Brown adipose tissue (often known as brown fat) is a specialized tissue that burns calories to generate body heat in rodents and newborn humans. Recently, adult humans have also been found to possess brown fat. This piqued the interest of researchers seeking to combat the obesity epidemic, the thought being that increasing the amount of brown fat a person has will make them lose weight. A team of researchers led by Sheila Collins, at the Sanford-Burnham Medical Research Institute, Orlando, has now determined that hormones produced by the heart known as cardiac natriuretic peptides can cause regular fat cells (white adipocytes) from mice and humans to take on characteristics of brown fat cells in vitro. Moreover, infusing one cardiac natriuretic peptide into mice caused regular white fat to upregulate markers of brown fat and increase energy usage. Collins and colleagues hope that with further mechanistic studies it might be possible to exploit these findings clinically to help combat the obesity epidemic.
In an accompanying commentary, Andrew Whittle and Antonio Vidal-Puig, at the University of Cambridge, United Kingdom, highlight the importance of the data generated by Collins and colleagues and discuss the clinical implications of the results.
TITLE: Cardiac natriuretic peptides act via p38 MAPK to induce the brown fat thermogenic program in mouse and human adipocytes
Sanford-Burnham Medical Research Institute, Orlando, Florida, USA.
Phone: 407-745-2134; Fax: 407-745-2032; E-mail: email@example.com.
View this article at: http://www.jci.org/articles/view/59701?key=71c8f4e7f1ce5a9bf63d
ACCOMPANYING COMMENTARY TITLE: NPs heart hormones that regulate brown fat?
University of Cambridge Metabolic Research Laboratories, Institute of Metabolic
Science, Cambridge, United Kingdom.
Phone: 44-1223-762790; Fax: 44-1223-330598; E-mail: firstname.lastname@example.org.
View this article at: http://www.jci.org/articles/view/62595?key=c907b50be9398cbe1b30
IMMUNOLOGY: How a stomach-colonizing bacterium protects against asthma
The bacterium Helicobacter pylori can be found colonizing the stomach lining of almost half the world's population. Although persistent infection with Helicobacter pylori increases an individual's risk of developing stomach cancer, it also decreases their risk of developing asthma. A team of researchers led by Anne Müller, at the University of Zürich, Switzerland, has now identified a cellular mechanism by which persistent infection with Helicobacter pylori protects mice from developing allergic asthma. Specifically, they found that Helicobacter pylori modulated immune cells known as dendritic cells such that they did not activate an aggressive immune response but instead activated what is known as a tolerogenic immune response. Although this tolerogenic immune response enabled Helicobacter pylori to persist, it also prevented the onset of unwanted immune responses to allergens (that is, it protected against allergic asthma).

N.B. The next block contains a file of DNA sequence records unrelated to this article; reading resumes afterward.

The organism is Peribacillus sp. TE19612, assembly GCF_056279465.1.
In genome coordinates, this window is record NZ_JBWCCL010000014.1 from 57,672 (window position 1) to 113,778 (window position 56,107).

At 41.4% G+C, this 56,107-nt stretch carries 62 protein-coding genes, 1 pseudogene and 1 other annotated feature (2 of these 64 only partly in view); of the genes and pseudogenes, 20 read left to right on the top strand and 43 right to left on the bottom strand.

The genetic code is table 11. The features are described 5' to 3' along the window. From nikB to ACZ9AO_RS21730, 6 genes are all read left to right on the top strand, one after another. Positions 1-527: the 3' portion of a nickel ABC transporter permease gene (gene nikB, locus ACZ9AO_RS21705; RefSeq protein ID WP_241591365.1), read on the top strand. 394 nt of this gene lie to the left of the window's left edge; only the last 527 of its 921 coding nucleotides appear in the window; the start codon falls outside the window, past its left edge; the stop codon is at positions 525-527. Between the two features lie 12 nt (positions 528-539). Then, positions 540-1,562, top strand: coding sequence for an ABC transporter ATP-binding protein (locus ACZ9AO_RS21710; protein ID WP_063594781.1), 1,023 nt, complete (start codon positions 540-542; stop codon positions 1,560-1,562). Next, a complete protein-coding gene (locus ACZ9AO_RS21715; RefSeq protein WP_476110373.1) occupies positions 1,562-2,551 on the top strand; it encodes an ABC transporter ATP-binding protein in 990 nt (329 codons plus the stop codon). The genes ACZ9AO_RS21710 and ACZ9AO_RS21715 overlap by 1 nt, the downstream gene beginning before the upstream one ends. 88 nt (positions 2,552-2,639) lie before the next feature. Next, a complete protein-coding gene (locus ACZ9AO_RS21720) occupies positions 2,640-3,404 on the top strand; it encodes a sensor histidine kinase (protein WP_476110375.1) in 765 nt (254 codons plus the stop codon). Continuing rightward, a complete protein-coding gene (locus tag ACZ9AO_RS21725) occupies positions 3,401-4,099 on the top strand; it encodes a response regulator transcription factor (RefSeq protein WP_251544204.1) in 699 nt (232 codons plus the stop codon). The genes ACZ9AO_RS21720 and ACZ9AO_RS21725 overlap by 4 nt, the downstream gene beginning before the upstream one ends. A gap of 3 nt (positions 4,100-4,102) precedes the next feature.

As noted by Kouji Matsushima and Shigenori Nagai, in an accompanying commentary, these data provide new mechanistic insight into the intriguing link between the recent sharp rise in the industrialized world in the number of people with asthma and the simultaneous decrease in exposure to microbes, including Helicobacter pylori.
TITLE: DC-derived IL-18 drives Treg differentiation, murine Helicobacter pylorispecific immune tolerance, and asthma protection
Institute of Molecular Cancer Research, University of Zürich, Zürich, Switzerland.
Phone 41-44-635-3474; Fax: 41-44-635-3484; E-mail: email@example.com.
View this article at: http://www.jci.org/articles/view/61029?key=43b6bf2cd6676065e46e
ACCOMPANYING COMMENTARY TITLE: Unraveling the mystery of the hygiene hypothesis through Helicobacter pylori infection
Graduate School of Medicine, The University of Tokyo, Tokyo, Japan.
Phone: 81-3-5841-3431; Fax: 81-3-5841-3393; E-mail: firstname.lastname@example.org.
View this article at: http://www.jci.org/articles/view/61466?key=ab4d0ae3b04251fa1b4f
ONCOLOGY: A sticky problem for stomach cancer
Gastric cancer cancer that arises in the stomach is a leading cause of cancer-related death. A team of researchers led by Jun Nakayama, at Shinshu University Graduate School of Medicine, Japan, has now found that gel-forming mucin secreted by glands in the stomach lining suppresses tumor-promoting inflammation in mice.
Mucin secreted by glands in the stomach lining is characterized by the presence of specific molecules at its ends. These molecules are known as alpha-1,4-linked N-acetylglucosamine residues (alpha-GlcNAc). Nakayama and colleagues found that mice lacking the ability to add alpha-GlcNAc to the ends of mucin secreted by glands in the stomach lining developed stomach cancer. Moreover, expression of alpha-GlcNAc was decreased in the majority of human gastric cancer samples examined. As their previous studies have suggested that alpha-GlcNAccontaining mucin inhibits infection with the bacterium Helicobacter pylori, which is a major risk factor for developing gastric cancer, Nakayama and colleagues suggest that alpha-GlcNAccontaining mucin prevents gastric cancer in two ways: by inhibiting Helicobacter pylori infection and by suppressing tumor-promoting inflammation.